New insight briefing: Insuring mobility — today and tomorrow


Insurance Europe has today published an insight briefing that examines the liability questions raised by light electric vehicles and automated vehicles, as well as the issue of access to the data of connected and automated vehicles. The briefing was launched at an event on insuring future mobility.

The increased use of light electric vehicles — such as electric bicycles, segways and electric scooters — has led to questions being raised about liability for accidents and whether motor third-party liability (MTPL) insurance should be mandatory for such vehicles. Insurance Europe believes that the defining factor in deciding this should stem from existing rules, ie that compulsory insurance should only apply at EU level to vehicles that can exceed 25 km/h.

Liability and insurance are also an issue at the heart of the debate around automated vehicles. While these vehicles are expected to make roads safer in the long run, accidents will still happen. Here, compulsory insurance is indeed needed, in the same way as it is for traditional vehicles, and there is, in fact, already a solid regulatory framework in place at European level that is fit for purpose: the Motor Insurance Directive, complemented by the Product Liability Directive.

Insurance Europe argues that, for insurers to be able carry out their core function of providing compensation, they need to have access to any relevant data generated by the vehicles involved before, during and after an accident or incident has occurred. This enables insurers to understand what went wrong and apportion liability correctly. Furthermore, access to the data from automated vehicles will also help insurers to better understand the risks they present and to insure them accordingly.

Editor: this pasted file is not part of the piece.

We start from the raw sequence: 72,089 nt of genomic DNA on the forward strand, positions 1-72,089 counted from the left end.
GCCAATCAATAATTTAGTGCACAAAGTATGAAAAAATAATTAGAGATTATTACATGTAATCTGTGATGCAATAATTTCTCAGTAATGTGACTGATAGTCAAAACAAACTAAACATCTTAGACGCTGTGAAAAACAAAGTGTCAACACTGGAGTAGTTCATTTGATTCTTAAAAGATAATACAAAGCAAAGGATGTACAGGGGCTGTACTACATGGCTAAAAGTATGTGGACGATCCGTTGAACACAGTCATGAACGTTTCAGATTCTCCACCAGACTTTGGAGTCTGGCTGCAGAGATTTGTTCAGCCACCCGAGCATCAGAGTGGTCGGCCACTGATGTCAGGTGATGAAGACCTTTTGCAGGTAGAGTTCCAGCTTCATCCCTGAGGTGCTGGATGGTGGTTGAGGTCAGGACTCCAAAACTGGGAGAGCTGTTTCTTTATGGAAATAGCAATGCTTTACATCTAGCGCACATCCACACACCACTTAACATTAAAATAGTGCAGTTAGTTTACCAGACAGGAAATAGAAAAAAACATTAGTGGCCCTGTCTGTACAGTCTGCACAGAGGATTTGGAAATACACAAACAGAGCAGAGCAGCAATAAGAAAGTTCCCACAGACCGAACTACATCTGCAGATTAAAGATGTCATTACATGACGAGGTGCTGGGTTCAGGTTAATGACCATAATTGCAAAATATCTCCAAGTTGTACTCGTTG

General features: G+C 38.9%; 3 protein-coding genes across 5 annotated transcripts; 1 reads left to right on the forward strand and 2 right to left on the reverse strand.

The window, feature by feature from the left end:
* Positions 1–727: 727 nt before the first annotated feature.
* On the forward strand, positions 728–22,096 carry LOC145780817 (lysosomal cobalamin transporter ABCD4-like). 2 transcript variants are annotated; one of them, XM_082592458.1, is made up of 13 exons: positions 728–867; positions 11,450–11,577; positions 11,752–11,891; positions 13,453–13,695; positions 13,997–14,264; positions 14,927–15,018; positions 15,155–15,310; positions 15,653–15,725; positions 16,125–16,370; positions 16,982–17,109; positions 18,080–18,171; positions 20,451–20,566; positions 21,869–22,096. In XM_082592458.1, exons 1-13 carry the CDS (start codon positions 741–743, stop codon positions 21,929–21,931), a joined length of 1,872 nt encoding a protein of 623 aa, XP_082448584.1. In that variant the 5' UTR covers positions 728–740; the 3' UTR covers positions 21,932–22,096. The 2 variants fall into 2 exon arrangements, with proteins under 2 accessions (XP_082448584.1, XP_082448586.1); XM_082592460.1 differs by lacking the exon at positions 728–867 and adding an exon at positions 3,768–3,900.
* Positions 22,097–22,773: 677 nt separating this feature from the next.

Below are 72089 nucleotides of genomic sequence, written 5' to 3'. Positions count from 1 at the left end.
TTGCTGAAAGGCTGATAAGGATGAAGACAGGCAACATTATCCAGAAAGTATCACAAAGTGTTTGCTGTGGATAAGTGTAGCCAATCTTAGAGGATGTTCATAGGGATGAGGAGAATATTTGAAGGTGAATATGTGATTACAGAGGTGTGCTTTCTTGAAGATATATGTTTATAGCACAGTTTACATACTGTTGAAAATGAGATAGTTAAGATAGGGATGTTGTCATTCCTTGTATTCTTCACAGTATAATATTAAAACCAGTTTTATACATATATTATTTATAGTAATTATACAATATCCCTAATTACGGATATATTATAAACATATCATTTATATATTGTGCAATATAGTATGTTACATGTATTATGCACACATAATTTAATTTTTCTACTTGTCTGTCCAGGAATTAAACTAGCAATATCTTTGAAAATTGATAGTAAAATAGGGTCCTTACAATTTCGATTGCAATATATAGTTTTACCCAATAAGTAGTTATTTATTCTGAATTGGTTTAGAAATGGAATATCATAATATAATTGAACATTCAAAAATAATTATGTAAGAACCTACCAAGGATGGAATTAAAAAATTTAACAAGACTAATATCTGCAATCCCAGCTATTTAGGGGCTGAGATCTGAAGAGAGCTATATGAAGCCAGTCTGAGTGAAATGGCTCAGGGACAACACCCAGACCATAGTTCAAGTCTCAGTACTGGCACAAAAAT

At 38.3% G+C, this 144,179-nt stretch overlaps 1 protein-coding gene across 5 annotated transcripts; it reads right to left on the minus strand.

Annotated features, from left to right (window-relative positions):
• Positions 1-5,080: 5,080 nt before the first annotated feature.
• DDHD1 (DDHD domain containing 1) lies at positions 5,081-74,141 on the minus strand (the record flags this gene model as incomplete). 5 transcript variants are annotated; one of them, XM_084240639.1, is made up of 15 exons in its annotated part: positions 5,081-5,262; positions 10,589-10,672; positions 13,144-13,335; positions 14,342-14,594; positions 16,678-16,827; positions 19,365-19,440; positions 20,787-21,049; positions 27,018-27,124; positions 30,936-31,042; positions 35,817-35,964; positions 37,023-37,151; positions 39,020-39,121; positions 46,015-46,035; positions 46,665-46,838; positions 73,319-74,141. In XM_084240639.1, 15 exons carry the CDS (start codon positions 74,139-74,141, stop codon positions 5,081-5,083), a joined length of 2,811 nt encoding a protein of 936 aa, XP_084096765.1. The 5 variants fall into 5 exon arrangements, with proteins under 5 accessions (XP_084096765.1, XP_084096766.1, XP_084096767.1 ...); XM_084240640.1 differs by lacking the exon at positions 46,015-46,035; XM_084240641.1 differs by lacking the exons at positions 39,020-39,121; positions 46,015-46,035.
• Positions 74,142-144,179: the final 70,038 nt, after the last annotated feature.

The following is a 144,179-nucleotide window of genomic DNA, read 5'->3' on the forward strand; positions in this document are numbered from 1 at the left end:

The data generated by modern vehicles also provides an opportunity for drivers to access a wide range of innovative products and services: insurance policies specifically tailored to driving style (“pay how you drive” and “pay as you drive” policies) or that incentivise better driving (driver feedback and/or coaching). These not only create potential savings for consumers, but could also improve road safety. However, some regulatory action is needed at EU level in order to ensure consumers — and society more generally — benefit from these technological developments. Drivers must remain in control of their vehicle data and be free to share it with the service providers of their choice, without having to go through the vehicle manufacturer. This can only be achieved through EU regulatory intervention.